Christian the Lion was a little lion cub that two young guys saw on sale at Harrods in London in 1969, back when department stores sold these kinds of things. They took him back to their flat, where he got into their sock drawers and played with balls of string. They befriended a vicar who let them use a local churchyard as a playground for the cub, and at the beginning of the video (which someone pulled out of an old British documentary and posted on YouTube last summer) there’s Super 8 footage of them frolicking about. Then text appears on the screen explaining that once Christian got too big, the boys had to take him to Africa to be with his own kind. A year later they decided to go visit him, even though they were warned that Christian had become a full-grown lion with a pride of his own and wouldn’t remember them and would perhaps attack them if they went. They went anyway, these two tall, floppy-haired guys whom I admit I am seriously crushed out on, and the next thing you see is this grainy footage of them standing in the African sand, calling Christian’s name silently, because there’s no sound. Oh, and I’m sorry, did I forget to mention that Whitney Houston’s “I Will Always Love You” is playing in the background, and that as you see Christian appear and are still unsure what’s going to happen (my friend Heather was convinced she was going to witness the two boys’ deaths; she couldn’t understand why else I was freaking out so much when I made her watch it) you hear Whitney sing, “I wish you joy and happiness, but above all this, I wish you lo-uh-ove,” and then Christian is running toward the boys, leaping onto his hind legs (“Watch out!” Heather screamed at this part) and the music is all, “And I will alll-ways love you,” and you see that Christian not only remembers them but that he loves them, dearly, desperately, he is hugging them with his enormous lion paws? And one of the guys, who looks a lot like a young Roger Daltrey, actually, has this huge smile on his face and you can see him choke back a sob. It’s just the most solid reason I’ve seen yet for why the Internet should exist. By the way, the video isn’t nearly as effective without the Whitney Houston song. I’ve tried watching it both ways and, really, you need the song in order to experience the full-blown effect.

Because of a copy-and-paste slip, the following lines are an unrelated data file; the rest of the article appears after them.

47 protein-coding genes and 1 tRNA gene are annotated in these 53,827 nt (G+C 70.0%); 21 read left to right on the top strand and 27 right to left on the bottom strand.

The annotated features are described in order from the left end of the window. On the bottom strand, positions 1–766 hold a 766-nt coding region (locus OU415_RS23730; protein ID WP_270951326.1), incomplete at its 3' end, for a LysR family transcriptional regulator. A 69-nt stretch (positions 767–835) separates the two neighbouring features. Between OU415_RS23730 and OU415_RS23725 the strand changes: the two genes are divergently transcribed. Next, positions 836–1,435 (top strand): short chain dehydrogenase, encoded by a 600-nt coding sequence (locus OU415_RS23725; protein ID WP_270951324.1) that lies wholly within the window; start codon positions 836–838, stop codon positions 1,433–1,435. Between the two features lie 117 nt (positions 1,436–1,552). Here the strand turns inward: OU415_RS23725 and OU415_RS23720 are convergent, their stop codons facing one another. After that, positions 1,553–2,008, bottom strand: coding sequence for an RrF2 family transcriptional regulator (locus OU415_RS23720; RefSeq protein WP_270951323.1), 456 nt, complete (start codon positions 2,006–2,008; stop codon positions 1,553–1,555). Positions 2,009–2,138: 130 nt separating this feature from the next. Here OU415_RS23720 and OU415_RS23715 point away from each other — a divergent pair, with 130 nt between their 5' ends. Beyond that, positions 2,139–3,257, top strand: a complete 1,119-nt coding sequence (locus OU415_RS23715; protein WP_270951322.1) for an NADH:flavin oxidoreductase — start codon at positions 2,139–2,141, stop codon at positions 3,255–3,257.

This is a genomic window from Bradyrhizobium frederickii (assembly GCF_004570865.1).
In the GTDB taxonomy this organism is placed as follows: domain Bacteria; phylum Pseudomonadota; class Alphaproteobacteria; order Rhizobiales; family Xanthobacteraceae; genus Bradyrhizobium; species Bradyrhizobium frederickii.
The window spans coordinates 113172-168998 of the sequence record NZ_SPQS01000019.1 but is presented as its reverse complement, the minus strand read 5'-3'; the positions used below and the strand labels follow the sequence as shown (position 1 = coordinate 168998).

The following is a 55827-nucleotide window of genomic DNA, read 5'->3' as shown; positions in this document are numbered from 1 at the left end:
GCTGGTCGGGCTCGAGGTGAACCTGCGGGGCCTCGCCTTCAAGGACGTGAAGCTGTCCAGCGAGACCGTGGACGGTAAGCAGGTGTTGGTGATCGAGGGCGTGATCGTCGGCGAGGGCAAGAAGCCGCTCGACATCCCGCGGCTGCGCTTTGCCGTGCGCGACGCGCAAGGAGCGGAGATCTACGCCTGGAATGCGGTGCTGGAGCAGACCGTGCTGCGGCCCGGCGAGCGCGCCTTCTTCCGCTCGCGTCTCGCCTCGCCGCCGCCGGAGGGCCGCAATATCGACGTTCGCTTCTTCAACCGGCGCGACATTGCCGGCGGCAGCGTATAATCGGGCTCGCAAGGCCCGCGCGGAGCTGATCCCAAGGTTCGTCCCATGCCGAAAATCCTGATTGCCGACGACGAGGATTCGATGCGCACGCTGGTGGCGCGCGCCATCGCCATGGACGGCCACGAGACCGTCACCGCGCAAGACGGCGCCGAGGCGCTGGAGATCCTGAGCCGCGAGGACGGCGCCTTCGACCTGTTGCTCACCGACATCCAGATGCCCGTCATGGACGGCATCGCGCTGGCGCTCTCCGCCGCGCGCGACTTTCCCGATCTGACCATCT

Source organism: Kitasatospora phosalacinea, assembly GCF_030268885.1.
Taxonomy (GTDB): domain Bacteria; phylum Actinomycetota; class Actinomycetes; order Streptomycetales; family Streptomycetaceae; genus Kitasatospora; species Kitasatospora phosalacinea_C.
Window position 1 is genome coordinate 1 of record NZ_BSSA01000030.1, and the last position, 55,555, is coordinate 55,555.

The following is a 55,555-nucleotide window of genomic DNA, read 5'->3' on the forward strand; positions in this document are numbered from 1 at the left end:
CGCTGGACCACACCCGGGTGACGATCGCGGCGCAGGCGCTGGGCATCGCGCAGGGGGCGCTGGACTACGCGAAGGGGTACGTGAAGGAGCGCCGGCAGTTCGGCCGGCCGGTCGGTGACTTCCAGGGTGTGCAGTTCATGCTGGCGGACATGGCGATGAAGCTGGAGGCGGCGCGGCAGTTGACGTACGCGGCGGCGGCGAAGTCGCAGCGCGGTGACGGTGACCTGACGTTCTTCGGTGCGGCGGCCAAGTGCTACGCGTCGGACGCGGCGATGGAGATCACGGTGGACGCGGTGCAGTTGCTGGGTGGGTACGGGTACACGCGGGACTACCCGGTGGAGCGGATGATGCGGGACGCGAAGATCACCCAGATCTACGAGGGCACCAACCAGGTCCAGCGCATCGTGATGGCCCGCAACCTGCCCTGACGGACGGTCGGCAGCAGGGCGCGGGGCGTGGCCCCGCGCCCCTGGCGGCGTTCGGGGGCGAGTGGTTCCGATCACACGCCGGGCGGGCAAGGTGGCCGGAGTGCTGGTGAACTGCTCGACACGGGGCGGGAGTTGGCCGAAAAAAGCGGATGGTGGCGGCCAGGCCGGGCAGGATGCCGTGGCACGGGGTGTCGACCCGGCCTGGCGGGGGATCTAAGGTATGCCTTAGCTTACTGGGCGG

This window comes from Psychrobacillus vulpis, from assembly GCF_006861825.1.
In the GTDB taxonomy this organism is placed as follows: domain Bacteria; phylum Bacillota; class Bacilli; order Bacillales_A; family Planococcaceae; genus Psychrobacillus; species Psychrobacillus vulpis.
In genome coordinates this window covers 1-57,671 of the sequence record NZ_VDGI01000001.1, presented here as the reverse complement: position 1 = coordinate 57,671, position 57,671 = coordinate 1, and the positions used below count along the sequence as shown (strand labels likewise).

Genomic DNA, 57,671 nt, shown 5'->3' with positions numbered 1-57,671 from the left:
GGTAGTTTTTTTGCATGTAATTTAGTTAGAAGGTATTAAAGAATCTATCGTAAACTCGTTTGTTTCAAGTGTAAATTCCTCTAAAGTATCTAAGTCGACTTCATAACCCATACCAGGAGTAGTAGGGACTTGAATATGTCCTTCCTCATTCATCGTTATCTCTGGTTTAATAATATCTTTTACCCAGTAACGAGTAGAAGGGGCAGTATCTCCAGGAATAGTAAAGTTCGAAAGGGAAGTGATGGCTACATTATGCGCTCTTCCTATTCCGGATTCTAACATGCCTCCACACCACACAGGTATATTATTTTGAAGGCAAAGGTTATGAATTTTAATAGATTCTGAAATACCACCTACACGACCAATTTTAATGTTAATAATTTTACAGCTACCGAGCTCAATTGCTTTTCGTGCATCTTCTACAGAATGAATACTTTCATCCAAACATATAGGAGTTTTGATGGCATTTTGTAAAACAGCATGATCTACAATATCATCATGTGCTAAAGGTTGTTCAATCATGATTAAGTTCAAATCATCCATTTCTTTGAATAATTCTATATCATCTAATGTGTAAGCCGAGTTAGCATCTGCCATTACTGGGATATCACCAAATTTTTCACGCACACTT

And here, for those who haven't seen it is the clip: